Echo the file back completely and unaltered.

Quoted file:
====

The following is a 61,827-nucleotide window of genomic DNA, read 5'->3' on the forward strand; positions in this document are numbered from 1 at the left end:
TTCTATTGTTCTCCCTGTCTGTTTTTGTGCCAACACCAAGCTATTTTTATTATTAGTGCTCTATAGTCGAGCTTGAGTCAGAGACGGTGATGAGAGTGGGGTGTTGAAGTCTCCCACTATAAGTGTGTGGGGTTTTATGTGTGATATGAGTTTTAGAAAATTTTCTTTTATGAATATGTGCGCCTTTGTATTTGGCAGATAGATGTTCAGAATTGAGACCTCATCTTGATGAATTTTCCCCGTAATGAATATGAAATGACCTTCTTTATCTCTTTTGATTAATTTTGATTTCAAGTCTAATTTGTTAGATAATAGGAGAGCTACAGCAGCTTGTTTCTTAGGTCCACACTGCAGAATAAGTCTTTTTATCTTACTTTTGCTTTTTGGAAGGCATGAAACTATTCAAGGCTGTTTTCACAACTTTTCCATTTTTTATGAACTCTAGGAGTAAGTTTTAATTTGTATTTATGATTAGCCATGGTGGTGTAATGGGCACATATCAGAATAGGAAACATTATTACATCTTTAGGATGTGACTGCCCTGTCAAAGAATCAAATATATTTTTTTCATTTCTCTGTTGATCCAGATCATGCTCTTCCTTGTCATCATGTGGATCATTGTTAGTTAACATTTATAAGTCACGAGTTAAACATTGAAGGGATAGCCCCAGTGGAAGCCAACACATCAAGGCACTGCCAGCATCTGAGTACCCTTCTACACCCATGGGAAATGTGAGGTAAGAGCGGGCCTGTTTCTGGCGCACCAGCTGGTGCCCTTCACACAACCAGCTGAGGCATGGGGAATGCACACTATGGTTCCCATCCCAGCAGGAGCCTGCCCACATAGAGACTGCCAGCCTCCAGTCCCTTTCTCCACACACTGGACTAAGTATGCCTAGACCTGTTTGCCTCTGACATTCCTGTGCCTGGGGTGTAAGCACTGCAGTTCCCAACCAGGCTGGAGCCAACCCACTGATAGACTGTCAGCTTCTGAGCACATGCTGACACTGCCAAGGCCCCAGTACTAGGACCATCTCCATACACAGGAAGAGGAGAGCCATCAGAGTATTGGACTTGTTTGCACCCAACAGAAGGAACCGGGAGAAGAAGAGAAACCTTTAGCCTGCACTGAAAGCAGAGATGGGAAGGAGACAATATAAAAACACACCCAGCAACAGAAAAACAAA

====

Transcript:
The following is a 61,827-nucleotide window of genomic DNA, read 5'->3' on the forward strand; positions in this document are numbered from 1 at the left end:
TTCTATTGTTCTCCCTGTCTGTTTTTGTGCCAACACCAAGCTATTTTTATTATTAGTGCTCTATAGTCGAGCTTGAGTCAGAGACGGTGATGAGAGTGGGGTGTTGAAGTCTCCCACTATAAGTGTGTGGGGTTTTATGTGTGATATGAGTTTTAGAAAATTTTCTTTTATGAATATGTGCGCCTTTGTATTTGGCAGATAGATGTTCAGAATTGAGACCTCATCTTGATGAATTTTCCCCGTAATGAATATGAAATGACCTTCTTTATCTCTTTTGATTAATTTTGATTTCAAGTCTAATTTGTTAGATAATAGGAGAGCTACAGCAGCTTGTTTCTTAGGTCCACACTGCAGAATAAGTCTTTTTATCTTACTTTTGCTTTTTGGAAGGCATGAAACTATTCAAGGCTGTTTTCACAACTTTTCCATTTTTTATGAACTCTAGGAGTAAGTTTTAATTTGTATTTATGATTAGCCATGGTGGTGTAATGGGCACATATCAGAATAGGAAACATTATTACATCTTTAGGATGTGACTGCCCTGTCAAAGAATCAAATATATTTTTTTCATTTCTCTGTTGATCCAGATCATGCTCTTCCTTGTCATCATGTGGATCATTGTTAGTTAACATTTATAAGTCACGAGTTAAACATTGAAGGGATAGCCCCAGTGGAAGCCAACACATCAAGGCACTGCCAGCATCTGAGTACCCTTCTACACCCATGGGAAATGTGAGGTAAGAGCGGGCCTGTTTCTGGCGCACCAGCTGGTGCCCTTCACACAACCAGCTGAGGCATGGGGAATGCACACTATGGTTCCCATCCCAGCAGGAGCCTGCCCACATAGAGACTGCCAGCCTCCAGTCCCTTTCTCCACACACTGGACTAAGTATGCCTAGACCTGTTTGCCTCTGACATTCCTGTGCCTGGGGTGTAAGCACTGCAGTTCCCAACCAGGCTGGAGCCAACCCACTGATAGACTGTCAGCTTCTGAGCACATGCTGACACTGCCAAGGCCCCAGTACTAGGACCATCTCCATACACAGGAAGAGGAGAGCCATCAGAGTATTGGACTTGTTTGCACCCAACAGAAGGAACCGGGAGAAGAAGAGAAACCTTTAGCCTGCACTGAAAGCAGAGATGGGAAGGAGACAATATAAAAACACACCCAGCAACAGAAAAACAAA